Most of the 32-acre (130,000 m2) Fernwood Burial Ground, adjacent to the Golden Gate National Recreation Area in Mill Valley, California, is set aside for natural burial, with no tombstones or caskets.

Purissima Cemetery[77] is a natural burial cemetery located south of Half Moon Bay, California.

Florida: Prairie Creek Conservation Cemetery in Gainesville, Florida, was the state's first conservation burial ground. The 93-acre preserve is protected in partnership with local nonprofit conservation organization, Alachua Conservation Trust. The space is actively managed and being restored to diverse prairie and hardwood forest.[78]

Cedar Brook Burial Ground in Limington, Maine, the first green cemetery in Maine, is located on a 150-acre tree farm thirty miles due west of Portland. Within its borders sits the rock wall-enclosed Joshua Small Cemetery, a tiny, historic graveyard whose dozen burials date back to the early 1800s.[79]

New Jersey:
Steelmantown Cemetery is the only cemetery in the State of New Jersey certified and approved by the Green Burial Council as a Level 3 Natural Burial Ground.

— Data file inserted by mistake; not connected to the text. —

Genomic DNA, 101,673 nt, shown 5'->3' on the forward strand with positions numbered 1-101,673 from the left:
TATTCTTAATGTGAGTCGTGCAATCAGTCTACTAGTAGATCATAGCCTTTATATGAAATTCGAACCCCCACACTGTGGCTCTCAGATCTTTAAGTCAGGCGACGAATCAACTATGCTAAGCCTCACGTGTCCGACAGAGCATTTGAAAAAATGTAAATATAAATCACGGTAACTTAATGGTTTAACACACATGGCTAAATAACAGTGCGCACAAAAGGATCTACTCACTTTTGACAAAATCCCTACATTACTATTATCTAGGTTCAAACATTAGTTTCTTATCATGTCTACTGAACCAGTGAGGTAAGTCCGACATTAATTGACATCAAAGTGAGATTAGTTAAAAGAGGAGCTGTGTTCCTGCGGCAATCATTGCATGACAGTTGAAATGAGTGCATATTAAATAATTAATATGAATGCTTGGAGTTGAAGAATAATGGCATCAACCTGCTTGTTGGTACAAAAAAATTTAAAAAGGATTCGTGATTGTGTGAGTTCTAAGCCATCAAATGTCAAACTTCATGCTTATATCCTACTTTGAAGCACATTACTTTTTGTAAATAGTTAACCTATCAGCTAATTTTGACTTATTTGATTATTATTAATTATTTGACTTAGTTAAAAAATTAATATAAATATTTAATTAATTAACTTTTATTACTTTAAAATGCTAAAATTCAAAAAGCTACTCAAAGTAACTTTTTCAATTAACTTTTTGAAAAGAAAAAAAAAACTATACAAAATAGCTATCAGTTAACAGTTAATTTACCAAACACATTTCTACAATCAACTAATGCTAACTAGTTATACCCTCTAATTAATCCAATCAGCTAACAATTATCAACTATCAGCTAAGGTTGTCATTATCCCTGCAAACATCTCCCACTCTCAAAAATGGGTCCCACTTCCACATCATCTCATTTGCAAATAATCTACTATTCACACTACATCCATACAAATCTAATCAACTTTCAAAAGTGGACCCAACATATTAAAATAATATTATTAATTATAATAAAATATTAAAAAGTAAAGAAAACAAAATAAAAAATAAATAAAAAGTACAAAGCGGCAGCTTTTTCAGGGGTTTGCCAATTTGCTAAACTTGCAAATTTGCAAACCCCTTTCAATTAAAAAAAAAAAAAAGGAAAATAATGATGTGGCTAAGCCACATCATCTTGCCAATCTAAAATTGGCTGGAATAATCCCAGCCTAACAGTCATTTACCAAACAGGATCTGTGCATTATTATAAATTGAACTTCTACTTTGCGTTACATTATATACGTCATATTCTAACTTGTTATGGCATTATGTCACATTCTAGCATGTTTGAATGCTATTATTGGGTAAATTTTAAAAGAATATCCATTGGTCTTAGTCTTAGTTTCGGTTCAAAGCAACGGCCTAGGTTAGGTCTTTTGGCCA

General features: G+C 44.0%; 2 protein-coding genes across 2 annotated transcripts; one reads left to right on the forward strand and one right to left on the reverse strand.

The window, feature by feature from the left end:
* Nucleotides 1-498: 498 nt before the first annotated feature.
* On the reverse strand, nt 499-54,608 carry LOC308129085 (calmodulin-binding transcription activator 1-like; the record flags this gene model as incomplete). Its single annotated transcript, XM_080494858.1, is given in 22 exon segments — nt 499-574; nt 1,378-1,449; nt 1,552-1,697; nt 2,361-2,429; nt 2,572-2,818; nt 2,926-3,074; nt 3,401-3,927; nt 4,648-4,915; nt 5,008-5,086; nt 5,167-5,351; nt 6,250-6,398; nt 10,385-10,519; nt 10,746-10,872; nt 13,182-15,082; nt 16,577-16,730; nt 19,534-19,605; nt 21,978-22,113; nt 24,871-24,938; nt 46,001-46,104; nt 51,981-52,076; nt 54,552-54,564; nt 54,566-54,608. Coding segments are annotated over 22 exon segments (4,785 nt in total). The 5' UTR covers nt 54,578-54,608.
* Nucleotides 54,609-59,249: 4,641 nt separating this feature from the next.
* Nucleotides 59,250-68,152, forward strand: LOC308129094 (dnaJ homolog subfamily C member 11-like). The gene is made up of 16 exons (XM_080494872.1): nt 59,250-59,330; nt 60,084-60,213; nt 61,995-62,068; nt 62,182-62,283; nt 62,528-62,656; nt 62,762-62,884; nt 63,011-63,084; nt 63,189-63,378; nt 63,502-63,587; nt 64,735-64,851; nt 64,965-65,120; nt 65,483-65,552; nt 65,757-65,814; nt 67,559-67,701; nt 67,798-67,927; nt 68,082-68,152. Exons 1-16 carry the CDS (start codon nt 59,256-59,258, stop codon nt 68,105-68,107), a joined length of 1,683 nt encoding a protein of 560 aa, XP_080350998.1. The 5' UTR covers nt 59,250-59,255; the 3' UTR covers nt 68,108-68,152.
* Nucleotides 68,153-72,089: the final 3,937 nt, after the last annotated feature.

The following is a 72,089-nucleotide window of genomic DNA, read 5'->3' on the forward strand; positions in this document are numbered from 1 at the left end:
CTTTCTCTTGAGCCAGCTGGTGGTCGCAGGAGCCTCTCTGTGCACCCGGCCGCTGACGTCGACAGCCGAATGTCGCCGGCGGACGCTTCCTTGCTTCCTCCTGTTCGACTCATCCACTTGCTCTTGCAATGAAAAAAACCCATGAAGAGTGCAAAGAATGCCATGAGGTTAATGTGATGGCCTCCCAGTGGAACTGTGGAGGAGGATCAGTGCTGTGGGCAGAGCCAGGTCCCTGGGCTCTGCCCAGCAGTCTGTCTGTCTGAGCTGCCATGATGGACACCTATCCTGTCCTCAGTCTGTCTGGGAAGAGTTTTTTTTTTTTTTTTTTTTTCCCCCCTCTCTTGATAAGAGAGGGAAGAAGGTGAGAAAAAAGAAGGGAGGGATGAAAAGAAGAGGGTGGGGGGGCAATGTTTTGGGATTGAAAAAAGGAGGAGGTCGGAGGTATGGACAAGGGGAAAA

New York:

Greensprings Natural Cemetery Preserve was founded in 2004 and has been providing natural burial services since 2006. The preserve, located on the top of Irish Hill in Newfield, New York, covers 130 acres of rolling meadows and is surrounded by 8,000 acres of Cornell University's Arnot Forest and Newfield State Forest.[80][81][82][83]

Life After Life is a nation-wide green provider based in the State of New York. They focus on habitat restoration in urban areas and power their modern memorial parks using a variety of digital technologies.[84]

Foxfield Preserve, adjacent to The Wilderness Center's headquarters near Wilmot, Ohio, was the first nature preserve cemetery in the US to be operated by a nonprofit conservation organization. Naturalists from The Wilderness Center have restored this formerly agricultural land to native prairie grasses and wildflowers. A section has also been reforested in native hardwood trees.[85]

Kokosing Nature Preserve is a conservation burial ground located in Gambier, Ohio. A project of the Philander Chase Conservancy, Kenyon College's land trust, the preserve offers a natural burial option on twenty-three acres of restored prairies and woodlands.[86]

River View Cemetery,[87] located in Portland, Oregon, is registered with the Green Burial Council as a "hybrid" natural burial cemetery. Rather than restricting natural burials to just one specific section, River View permits natural burial in nearly every area of the cemetery, allowing those who wish to be interred in existing family plots without an outer burial container, without embalming, or even without a casket if they choose to do so.

Penn Forest Natural Burial Park is the first Natural Burial Grounds in Pennsylvania certified by the Green Burial Council. Burial sites comprise 2.5 acres of the property.

South Carolina: